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Orientalism and the Trope of the Other in Ballet:

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Sarah Smith

on 7 May 2014

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Transcript of Orientalism and the Trope of the Other in Ballet:

Orientalism and the Other in Ballet:
A Postcolonial Reading of Marius Petipa's Ballets

Typical features of Orientalism in ballet
Choreography
Music
Costume and Set Design
Assertion of colonial power? Or artistic/creative innovation?
Orientalism in Russia
complicated due to Russia's position as both a European and an Asian country
public sense of shared Orient heritage v. goverment
Peter the Great and Catherine the Great
Russian literature
Said and Russian Orientalism
Said's Orientalism
"The Orient was almost a European invention, and had been since antiquity a place of romance, exotic beings, haunting memories and landscapes, remarkable experiences."

"The Orient is an integral part of European material civilization and culture. Orientalism expresses and represents that part culturally and ideologically as a mode of discourse."

Le Corsaire (1858)
The Pharaoh's Daughter (1862)
La Bayadere (1877)
Conclusion
Discussion of Russian Orientalism is wayy complicated and involves looking at the history, politics, and geography of Russia itself
Orientalism is seen in Petipa's ballets through costuming, plot, choreography
Attempts to de-Orientalize these ballets have been limited at best
The Nutcracker (1892)
Sources
Chakravorty, Pallabi. "From Interculturalism to Historicism: Reflections on Classical Indian Dance." Dance Research Journal 32 no. 2 (2000). 108-119.
Fisher, Jennifer. "'Arabian Coffee' in the Land of the Sweets." Dance Research Journal vol. 35 no. 2 and vol. 36 no. 1 (2003/2004). 146-163.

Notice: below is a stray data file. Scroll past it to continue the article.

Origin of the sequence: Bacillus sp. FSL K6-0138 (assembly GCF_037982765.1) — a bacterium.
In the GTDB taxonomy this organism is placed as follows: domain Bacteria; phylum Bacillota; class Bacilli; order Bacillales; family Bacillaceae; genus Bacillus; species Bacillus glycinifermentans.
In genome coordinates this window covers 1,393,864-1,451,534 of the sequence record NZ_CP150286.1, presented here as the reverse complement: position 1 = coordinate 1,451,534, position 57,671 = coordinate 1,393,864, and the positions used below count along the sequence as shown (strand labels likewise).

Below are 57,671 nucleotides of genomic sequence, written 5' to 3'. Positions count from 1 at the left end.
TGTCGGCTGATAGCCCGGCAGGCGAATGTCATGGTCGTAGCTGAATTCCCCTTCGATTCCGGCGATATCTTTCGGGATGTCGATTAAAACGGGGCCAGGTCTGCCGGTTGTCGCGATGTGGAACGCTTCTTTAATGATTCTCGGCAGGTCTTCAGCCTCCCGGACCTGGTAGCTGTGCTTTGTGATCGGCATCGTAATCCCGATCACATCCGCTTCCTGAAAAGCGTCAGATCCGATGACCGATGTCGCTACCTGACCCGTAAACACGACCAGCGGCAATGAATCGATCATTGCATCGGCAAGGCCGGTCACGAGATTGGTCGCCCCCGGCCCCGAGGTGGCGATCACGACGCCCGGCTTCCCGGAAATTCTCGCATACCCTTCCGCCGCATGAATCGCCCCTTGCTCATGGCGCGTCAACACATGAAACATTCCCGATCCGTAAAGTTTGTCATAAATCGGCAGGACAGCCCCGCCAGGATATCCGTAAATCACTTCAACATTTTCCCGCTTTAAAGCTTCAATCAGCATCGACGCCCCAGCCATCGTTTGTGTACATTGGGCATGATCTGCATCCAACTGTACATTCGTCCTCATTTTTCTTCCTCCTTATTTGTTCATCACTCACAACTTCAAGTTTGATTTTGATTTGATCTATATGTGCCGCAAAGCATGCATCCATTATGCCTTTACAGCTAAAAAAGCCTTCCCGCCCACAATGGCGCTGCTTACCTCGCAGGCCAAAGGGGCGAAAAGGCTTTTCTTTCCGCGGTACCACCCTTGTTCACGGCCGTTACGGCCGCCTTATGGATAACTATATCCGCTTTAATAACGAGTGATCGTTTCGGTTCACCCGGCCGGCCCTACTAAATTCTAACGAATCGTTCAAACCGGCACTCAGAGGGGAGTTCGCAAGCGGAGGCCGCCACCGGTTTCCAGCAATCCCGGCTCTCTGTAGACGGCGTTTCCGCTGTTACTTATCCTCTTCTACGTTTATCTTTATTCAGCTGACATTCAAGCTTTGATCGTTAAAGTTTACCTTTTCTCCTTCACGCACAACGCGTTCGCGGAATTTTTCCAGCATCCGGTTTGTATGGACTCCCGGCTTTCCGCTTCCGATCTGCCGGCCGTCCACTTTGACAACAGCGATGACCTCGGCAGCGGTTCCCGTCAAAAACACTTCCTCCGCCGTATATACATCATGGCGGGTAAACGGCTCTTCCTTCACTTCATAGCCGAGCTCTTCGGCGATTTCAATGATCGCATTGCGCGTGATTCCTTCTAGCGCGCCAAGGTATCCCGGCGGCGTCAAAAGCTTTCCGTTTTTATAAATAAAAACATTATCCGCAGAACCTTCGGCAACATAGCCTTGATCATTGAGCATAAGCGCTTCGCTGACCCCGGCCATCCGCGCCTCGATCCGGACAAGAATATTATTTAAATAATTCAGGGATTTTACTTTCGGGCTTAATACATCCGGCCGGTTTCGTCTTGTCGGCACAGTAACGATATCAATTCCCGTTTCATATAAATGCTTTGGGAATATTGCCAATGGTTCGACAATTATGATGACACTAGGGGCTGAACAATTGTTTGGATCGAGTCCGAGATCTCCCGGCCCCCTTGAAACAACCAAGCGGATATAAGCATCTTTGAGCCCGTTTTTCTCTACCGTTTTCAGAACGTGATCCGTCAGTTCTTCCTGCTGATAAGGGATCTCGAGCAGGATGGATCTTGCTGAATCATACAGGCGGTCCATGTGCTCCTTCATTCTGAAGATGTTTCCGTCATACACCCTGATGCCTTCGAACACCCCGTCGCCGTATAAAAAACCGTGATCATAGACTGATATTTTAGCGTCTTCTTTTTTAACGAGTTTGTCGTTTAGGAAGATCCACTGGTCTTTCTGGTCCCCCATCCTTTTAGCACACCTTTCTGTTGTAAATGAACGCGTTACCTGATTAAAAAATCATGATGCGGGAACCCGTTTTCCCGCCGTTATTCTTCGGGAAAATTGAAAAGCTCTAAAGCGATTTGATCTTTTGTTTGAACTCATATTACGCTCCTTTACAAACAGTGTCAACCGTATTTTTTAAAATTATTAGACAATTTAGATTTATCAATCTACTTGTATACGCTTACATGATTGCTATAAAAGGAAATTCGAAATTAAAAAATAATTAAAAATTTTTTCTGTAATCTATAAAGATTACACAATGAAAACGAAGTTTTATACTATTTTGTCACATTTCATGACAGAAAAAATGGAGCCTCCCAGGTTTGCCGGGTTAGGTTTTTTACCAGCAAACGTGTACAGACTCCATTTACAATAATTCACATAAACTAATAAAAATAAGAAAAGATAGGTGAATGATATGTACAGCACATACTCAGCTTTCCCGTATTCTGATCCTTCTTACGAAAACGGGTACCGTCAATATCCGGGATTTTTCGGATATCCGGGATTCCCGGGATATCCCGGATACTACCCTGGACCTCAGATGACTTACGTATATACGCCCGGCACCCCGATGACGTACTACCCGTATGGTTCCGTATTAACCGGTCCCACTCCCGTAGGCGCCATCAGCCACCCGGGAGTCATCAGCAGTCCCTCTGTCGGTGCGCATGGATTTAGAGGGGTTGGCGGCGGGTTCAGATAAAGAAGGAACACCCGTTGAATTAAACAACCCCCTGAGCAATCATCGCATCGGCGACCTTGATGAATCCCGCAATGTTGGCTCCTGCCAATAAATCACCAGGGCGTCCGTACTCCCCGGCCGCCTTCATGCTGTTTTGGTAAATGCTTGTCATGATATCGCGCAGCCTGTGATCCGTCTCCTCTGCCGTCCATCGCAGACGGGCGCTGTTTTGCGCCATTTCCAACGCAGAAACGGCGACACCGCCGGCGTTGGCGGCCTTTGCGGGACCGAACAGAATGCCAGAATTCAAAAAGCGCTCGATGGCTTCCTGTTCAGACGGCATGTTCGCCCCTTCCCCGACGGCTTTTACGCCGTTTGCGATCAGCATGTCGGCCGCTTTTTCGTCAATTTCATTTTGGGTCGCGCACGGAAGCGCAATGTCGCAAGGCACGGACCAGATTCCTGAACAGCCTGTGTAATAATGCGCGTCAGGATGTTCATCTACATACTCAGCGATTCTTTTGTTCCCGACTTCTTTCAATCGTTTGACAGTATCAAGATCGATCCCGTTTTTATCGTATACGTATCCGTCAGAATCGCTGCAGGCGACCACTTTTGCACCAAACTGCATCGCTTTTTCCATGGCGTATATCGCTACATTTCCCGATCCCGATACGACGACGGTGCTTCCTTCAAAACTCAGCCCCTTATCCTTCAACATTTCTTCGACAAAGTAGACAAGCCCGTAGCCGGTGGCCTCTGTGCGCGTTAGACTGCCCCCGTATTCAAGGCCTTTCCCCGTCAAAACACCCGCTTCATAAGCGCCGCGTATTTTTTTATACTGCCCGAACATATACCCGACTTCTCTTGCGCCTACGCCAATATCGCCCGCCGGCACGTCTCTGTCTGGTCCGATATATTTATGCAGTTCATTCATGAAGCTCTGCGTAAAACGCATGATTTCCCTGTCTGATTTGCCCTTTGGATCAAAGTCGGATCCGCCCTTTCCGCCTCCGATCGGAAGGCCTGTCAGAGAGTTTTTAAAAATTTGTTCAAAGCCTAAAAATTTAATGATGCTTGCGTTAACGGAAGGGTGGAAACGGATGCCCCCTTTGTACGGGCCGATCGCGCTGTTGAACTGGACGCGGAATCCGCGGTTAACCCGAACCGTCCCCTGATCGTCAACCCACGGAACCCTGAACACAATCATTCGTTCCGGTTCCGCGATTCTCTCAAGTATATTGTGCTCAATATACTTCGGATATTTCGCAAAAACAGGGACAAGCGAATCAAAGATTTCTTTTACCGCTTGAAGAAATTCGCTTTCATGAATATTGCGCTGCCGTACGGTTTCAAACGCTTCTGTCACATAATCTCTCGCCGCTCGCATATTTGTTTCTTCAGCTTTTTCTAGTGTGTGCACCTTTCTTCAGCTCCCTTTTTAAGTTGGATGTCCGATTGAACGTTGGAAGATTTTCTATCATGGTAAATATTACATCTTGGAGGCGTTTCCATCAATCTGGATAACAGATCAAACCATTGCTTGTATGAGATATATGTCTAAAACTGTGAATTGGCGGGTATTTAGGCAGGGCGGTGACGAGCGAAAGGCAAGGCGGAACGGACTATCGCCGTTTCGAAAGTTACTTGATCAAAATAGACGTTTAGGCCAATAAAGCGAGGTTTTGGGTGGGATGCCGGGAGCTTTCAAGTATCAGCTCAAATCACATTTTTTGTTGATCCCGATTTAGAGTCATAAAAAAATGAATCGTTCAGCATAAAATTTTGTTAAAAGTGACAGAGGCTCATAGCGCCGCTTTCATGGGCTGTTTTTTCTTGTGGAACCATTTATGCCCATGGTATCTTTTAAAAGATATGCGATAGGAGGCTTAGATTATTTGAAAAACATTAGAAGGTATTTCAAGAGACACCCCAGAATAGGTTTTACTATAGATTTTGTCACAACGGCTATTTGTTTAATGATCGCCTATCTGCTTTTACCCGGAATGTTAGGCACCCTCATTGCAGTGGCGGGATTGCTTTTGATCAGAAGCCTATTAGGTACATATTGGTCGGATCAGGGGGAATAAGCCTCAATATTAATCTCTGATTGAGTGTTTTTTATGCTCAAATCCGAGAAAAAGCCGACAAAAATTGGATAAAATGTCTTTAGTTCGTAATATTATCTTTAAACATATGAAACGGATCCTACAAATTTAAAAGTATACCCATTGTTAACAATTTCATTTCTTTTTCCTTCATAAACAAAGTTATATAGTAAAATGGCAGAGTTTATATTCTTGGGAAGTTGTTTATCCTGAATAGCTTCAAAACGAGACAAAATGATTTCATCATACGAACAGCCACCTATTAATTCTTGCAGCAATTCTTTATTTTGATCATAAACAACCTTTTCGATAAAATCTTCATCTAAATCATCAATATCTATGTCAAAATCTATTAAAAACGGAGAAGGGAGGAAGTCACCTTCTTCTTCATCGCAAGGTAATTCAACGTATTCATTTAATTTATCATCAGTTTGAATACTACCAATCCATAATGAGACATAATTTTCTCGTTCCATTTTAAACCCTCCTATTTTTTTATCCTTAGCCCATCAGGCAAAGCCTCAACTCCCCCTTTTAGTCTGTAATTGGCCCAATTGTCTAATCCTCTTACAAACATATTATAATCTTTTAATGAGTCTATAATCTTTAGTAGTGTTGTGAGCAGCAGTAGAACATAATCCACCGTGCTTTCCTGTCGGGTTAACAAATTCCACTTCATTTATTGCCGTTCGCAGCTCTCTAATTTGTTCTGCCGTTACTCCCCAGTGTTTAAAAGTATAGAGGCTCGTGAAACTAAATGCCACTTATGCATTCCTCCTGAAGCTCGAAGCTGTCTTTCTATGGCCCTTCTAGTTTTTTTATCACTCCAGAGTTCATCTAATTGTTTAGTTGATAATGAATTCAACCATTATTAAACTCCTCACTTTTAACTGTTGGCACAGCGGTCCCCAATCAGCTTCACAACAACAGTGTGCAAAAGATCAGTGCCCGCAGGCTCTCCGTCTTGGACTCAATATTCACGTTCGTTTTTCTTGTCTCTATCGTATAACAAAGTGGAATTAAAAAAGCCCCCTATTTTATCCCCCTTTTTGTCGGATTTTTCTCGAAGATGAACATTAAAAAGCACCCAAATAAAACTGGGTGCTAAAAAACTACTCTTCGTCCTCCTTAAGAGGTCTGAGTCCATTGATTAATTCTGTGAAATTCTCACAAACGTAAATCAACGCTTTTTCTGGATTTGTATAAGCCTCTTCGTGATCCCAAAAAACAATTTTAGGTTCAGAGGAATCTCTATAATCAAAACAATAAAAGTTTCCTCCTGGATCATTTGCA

Lozynsky, Artem. "Orientalism and the Ballets Russes." Situations vol. 1 (2007). 82-96.
Polonsky, Rachel. "The Paradoxes of Russian Orientalism." The Times Literary Supplement, 9 September 2011, accessed 25 April 2014. www.the-tls.co.uk/tls/public/article771912.ece
Rockwell, John. "Ancient Egyptians, in an Opium Dream." The New York Times, 30 July 2005, accessed 26 April 2014.
Said, Edward. "Orientalism." The Edward Said Reader. Edited by Moustafa Bayoumi and Andrew Rubin. New York: Random House, Inc. 2000.
Siegel, Marci B. "Shades of a Kingdom." The Hudson Review vol. 33 no. 3 (1980). 409-414.
Warren, Vincent. "Yearning or the Spiritual Ideal: The Influence of India on Western Dance, 1626-2003." Dance Research Journal vol 38 no. 1 (2006) 97-114.
West, Martha Ullman. "Orientalism in Ballet." Chronicle of Higher Education vol. 34 no. 16 (2007), 12-13.
Wiley, Roland John. "A Context for Petipa." Dance Research vol. 21 no. 1 (2003) 42-52.
Marius Petipa
began Russian career as a dancer, eventually moved up to director of the Imperial Ballet
"always a servant of the crown"
Based on the 1814 poem "The Corsair by Byron
Pirate Conrad and slave girl Medora fall in love
Young Englishmen take shelter in a pyramid where they dream that pharaoh's daughter's mummy has come to life
Love triangle between warrior Solor, temple dancer Nikiya, and the High Brahmin turns tragic
It's Christmas! Clara's toys come to life and she's transported to a fantastical dream land
Full transcript